Many of my past blogs the subject has been on how to order your equipment to maximize the efficiency of your operation. Today I would like to put a different twist on the subject and make it on how to fully take advantages of your trucks particular specifications.
Let’s take a look at my operation for example which is primarily long distance over the interstate highways with vehicle weights between 60,000 and 65,000 GVW. Keep in mind this is my primary operation however there are times when I can be found in the mountains or weighing up to 80,000 lbs. Throughout the past years there has been many aerodynamic and drivetrain changes available to enhance long distance and higher speed operations.
Let’s speak of aerodynamics first starting with the bumper to the back of the trailer. Starting at the front of my 2018 Cascadia Aero X there is an air dam attached to the lower side of my bumper. With approximately 6 inches of clearance to the ground. This is a feature that enhances the fuel mileage of my type of operation. This same feature would not work very well if your truck needed to do off road pickup and deliveries.
Other features that work very well in my type of operation are the full side chassis fairings on the truck and trailer. The cab extenders, aero enhancements between the tandem axles, wide base single tires on truck / trailer, Flow Below wheel covers on truck and trailer, Nose Cone, Fleet Engineers side skirts,and Stemco Trailer Tail, all contribute to an efficient operation at highway speeds. If my operation was to transport logs out of the woods to a saw mill these features would be a detriment to my operation.
Now let’s move on to the drive line. When I first got involved in this program my 2008 Cascadia was equipped with a DD15 455 HP 1550/1750 FPT Eaton Ultra Shift 13 speed transmission followed by 3.42 rear axle ratio. At the time this was an ideal combination of components to maximize my fuel mileage and profitability of my operation.
The drive line later evolved to a DT12 direct drive transmission with a 2.50 final drive ratio. The 2.50 axle ratio with direct drive essentially put the RPM’s of the engine at the same place as the previous 3.42 axle with an overdrive transmission. The only reason for this change was to cut down on parasitic loss while cruising in top gear.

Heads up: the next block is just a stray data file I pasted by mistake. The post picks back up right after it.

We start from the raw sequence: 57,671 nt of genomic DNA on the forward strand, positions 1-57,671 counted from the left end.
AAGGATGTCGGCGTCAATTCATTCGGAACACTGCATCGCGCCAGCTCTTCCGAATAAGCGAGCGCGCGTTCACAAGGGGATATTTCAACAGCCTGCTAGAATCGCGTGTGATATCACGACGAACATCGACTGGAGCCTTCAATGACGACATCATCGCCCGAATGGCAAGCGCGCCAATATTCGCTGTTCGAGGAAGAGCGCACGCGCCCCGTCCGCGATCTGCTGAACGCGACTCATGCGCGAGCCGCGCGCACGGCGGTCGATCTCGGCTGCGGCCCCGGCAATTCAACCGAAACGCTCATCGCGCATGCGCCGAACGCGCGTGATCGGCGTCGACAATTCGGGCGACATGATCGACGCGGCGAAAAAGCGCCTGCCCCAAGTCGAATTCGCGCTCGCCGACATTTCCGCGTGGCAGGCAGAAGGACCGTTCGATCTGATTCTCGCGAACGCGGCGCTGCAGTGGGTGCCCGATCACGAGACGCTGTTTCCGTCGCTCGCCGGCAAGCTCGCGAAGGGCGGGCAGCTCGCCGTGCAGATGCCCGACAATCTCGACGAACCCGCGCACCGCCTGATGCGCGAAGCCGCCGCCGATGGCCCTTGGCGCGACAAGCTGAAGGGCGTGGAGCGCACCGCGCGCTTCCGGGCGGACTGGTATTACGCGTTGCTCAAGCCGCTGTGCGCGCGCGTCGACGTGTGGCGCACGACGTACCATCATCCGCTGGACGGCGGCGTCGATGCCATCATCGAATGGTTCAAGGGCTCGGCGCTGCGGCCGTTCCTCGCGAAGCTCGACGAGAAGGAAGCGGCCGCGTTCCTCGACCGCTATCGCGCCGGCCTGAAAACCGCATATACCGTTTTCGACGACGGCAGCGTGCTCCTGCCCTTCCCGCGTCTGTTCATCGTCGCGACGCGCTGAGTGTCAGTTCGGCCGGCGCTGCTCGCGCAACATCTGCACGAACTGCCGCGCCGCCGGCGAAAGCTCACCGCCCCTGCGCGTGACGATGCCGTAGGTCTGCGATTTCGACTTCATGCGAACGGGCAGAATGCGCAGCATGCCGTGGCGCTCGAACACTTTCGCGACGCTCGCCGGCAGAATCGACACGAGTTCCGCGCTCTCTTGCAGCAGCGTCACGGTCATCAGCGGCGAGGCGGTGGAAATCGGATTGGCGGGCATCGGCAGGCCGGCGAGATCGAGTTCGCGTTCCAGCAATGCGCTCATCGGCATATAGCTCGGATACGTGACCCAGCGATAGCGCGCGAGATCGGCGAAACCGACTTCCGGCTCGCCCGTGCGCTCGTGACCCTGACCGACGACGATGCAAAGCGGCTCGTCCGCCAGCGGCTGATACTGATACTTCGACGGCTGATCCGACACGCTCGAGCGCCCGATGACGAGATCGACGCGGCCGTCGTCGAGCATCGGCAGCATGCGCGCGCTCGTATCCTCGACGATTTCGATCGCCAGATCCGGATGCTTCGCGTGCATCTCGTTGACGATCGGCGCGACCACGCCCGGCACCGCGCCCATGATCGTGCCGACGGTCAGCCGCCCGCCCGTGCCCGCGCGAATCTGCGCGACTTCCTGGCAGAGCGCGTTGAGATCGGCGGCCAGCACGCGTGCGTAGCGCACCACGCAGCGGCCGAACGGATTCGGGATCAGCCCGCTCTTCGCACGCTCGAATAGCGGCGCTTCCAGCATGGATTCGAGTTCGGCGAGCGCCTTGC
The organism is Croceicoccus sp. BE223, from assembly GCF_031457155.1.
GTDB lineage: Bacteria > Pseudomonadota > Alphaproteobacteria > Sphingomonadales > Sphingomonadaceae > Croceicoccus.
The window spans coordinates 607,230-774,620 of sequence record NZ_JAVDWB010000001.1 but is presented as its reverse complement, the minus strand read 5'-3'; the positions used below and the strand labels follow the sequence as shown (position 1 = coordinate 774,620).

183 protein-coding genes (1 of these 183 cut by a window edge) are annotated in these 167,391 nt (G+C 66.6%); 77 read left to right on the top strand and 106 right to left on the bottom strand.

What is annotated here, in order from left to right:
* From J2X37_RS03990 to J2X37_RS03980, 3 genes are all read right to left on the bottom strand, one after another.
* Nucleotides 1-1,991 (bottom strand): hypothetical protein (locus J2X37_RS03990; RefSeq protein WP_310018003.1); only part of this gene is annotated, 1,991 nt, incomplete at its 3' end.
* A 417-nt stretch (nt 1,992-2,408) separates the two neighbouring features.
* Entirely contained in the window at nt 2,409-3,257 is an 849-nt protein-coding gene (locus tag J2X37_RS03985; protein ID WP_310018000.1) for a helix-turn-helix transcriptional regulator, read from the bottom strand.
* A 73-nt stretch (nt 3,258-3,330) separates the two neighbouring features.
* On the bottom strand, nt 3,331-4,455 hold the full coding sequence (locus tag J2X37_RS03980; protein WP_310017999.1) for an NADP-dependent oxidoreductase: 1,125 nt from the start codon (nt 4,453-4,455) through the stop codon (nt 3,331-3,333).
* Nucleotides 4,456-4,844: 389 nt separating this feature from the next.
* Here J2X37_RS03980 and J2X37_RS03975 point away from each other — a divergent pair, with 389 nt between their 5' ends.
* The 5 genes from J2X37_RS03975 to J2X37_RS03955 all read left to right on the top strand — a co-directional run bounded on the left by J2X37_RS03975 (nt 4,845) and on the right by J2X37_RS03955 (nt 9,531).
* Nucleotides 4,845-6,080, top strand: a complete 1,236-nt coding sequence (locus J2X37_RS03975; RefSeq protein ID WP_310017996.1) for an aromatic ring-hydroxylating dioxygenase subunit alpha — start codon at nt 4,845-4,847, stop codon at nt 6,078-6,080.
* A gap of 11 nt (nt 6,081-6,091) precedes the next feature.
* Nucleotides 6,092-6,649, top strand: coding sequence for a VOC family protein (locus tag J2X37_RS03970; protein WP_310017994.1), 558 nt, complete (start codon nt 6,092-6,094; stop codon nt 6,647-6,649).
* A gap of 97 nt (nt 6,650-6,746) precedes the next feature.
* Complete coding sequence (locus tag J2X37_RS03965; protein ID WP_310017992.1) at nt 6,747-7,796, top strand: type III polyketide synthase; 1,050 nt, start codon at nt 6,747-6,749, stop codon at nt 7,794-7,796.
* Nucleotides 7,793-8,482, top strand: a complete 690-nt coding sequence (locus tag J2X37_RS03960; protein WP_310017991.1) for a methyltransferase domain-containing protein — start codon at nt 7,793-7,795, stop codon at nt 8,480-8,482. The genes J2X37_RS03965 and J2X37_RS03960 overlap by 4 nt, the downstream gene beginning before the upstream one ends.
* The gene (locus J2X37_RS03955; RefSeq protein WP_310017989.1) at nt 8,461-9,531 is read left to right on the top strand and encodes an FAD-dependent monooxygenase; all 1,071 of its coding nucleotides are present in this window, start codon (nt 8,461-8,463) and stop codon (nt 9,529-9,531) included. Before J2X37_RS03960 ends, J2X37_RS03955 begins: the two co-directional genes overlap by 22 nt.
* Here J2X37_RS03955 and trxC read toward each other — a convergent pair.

Since then my specifications have evolved to a DD15 400 HP/1750 FPT DT12 direct drive (AMT) transmission with a 2.28 rear axle ratio and now on my current truck 2.16 rear axle ratio. These changes were made to operate at lower RPM’s. The reasoning behind this is an engine operating at lower RPM’s has less parasitic drag. Every component in the engine from the oil pump to the valve train is moving slower which reduces the amount of friction thru slower rotation and in the case of the valve train slower actuation.
This is where I want to go into exploiting the benefits of your truck. Drivers often ask me how well my truck pulls a grade with my current combination of driveline components. My reply is always that it does not pull as well as it would with a lower gear ratio. The next thing I add to the conversation is everything that I lose in speed going up the hill I make up through not having to fuel as often. The reason this conglomeration of driveline components works in my operation is because most of the terrain I operate on across our country is flat and any area that is not flat is half downhill. It is like the song “Two out of Three Ain’t bad” by Meatloaf. This truck excels at flat ground, down hills, and is decent going up grades. If I were only concerned with how the truck pulled a grade the specifications of my truck would be different. However, my interest is in maximizing my profitability through excelling at the overall average conditions encountered in my operation.
The key is picking components which enhance the profitability for your segment of the industry. If for example I were building a logging truck nearly everything would change all the way from the front bumper to the rear license plate.